A First Series of Hymns and Songs/Descriptive Songs/Morning, Noon, and Evening

For other versions of this work, see Day, a Pastoral.
A First Series of Hymns and Songs  (1853)  by Henry Formby
Morning, Noon, and Evening by John Cunningham, adapted by Henry Formby

53. Morning, Noon, and Evening.

Morning.First Child's Song.

Now the sun shines o'er the hill,
Now the morning breaketh clear,
Chanticleer with clarion shrill
Waketh all the farm-yard near.
Swiftly from the mountain's brow,
Shadows nursed by night retire,
And the peeping sunbeam now
Paints with gold the village-spire.

From the low-roof'd cottage ridge
See the chatt'ring swallow spring;
Darting through the one-arch'd bridge,
Quick she dips her dappled wing.
Now the pine-tree's waving top
Gently meets the morning gale,
Lambkins now begin to crop
Daisies on the dewy vale.

(Turning to the company present)

Tell me, sisters, am I wrong?
Has not Morn a pretty song?

Noon.Second Child's Song.

By the brook the shepherd dines,
From the glowing noontide heat
Shelter'd by the branching pines
Hanging o'er his grassy seat.
Cattle court the breezes bland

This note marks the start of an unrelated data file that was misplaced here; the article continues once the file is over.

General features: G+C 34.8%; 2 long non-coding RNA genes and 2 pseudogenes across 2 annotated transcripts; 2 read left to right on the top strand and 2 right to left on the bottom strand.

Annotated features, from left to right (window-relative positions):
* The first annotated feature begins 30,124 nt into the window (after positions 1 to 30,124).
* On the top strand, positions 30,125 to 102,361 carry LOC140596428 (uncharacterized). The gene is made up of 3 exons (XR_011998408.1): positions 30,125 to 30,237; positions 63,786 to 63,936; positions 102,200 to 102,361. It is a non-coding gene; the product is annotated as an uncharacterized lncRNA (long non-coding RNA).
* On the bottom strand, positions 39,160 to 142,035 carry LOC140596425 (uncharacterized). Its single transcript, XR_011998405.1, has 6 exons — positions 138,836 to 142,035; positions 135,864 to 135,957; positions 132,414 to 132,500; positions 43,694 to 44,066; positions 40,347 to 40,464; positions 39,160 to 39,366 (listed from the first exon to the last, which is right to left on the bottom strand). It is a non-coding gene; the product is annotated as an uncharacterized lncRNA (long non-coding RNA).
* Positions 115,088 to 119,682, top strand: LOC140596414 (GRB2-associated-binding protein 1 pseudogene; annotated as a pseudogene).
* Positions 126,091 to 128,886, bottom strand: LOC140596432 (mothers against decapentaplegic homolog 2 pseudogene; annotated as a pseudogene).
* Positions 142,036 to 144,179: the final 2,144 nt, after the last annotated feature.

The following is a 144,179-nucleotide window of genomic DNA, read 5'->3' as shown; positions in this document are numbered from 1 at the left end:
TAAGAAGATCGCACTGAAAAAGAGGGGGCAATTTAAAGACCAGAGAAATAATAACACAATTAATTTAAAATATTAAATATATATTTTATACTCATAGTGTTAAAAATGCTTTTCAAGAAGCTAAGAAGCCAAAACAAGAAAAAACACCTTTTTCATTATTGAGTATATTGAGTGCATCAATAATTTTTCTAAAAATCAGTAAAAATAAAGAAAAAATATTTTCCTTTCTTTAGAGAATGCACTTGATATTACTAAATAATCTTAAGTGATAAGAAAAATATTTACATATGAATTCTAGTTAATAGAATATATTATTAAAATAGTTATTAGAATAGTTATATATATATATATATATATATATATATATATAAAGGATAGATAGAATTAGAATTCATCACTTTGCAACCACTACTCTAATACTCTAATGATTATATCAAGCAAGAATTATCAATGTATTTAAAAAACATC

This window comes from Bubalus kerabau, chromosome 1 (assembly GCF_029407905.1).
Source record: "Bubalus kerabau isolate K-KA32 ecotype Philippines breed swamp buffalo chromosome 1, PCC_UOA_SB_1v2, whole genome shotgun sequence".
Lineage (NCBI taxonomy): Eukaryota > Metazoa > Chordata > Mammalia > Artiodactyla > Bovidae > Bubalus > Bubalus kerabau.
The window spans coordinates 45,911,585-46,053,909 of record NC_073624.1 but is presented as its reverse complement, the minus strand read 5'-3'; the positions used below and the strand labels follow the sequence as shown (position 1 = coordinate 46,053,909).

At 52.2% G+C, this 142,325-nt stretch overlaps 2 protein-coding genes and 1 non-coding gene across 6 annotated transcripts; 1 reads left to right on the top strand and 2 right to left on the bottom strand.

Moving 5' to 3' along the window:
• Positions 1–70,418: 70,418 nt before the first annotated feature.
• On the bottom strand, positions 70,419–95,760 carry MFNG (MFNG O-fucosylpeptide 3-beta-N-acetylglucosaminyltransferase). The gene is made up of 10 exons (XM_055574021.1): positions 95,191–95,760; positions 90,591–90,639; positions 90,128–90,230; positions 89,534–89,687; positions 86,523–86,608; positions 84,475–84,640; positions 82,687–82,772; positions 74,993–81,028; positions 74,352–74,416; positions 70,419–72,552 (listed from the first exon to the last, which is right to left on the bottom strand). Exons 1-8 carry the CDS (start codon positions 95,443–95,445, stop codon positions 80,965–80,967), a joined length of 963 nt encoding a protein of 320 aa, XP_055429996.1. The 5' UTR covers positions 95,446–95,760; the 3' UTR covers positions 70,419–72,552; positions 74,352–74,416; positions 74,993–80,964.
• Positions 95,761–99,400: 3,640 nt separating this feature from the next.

Where the streamlet wanders cool,
Or in languid silence stand
Midway in the marshy pool.

Languid is the landscape round,
Till the fresh descending shower,
Grateful to the thirsty ground,
Raises ev'ry fainting flower.
Now the hill, the hedge, are green,
Now the warbler's throat's in tune
Blithesome is the verdant scene,
Brighten'd by the beams of Noon.

(Turning to the company present)

Gentle sisters, what say you?
Does not Noon sing sweetly too?

Evening.—Third Child's Song.

O'er the heath the heifer strays
Free, her furrow'd task is done;
Now the village windows blaze,
Burnish'd by the setting sun.
Now the lonely owlet peeps
From the barn or twisted brake,
And the blue mist slowly creeps
Curling on the silver lake

As the trout in speckled pride,
Playful from its bosom springs,
To the banks a ruffled tide
Verges in successive rings.
Freshly plays the Evening air,
Sweetly fall its shadows gray;
Even man forgets his care,
Thoughtless for the coming day.

(Turning to the company present)

Gentle sisters, of the three,
Give you not the prize to me?

Adapted by the Editor from a Pastoral of J. Cunningham.

This song may be sung by three children, personating respectively Morning, Noon, and Evening; and when thus sung, each child at the end of its song may turn to the company present and make its appeal, "Sisters, tell me," &c.